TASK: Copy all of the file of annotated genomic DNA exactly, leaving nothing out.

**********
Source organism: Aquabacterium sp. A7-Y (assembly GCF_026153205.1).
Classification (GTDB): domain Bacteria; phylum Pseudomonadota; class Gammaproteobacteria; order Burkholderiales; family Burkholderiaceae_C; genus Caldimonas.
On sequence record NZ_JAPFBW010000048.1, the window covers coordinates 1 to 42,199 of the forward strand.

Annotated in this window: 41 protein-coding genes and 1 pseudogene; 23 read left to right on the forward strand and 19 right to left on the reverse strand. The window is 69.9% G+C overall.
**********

Source organism: Aquabacterium sp. A7-Y (assembly GCF_026153205.1).
Classification (GTDB): domain Bacteria; phylum Pseudomonadota; class Gammaproteobacteria; order Burkholderiales; family Burkholderiaceae_C; genus Caldimonas.
On sequence record NZ_JAPFBW010000048.1, the window covers coordinates 1 to 42,199 of the forward strand.

Annotated in this window: 41 protein-coding genes and 1 pseudogene; 23 read left to right on the forward strand and 19 right to left on the reverse strand. The window is 69.9% G+C overall.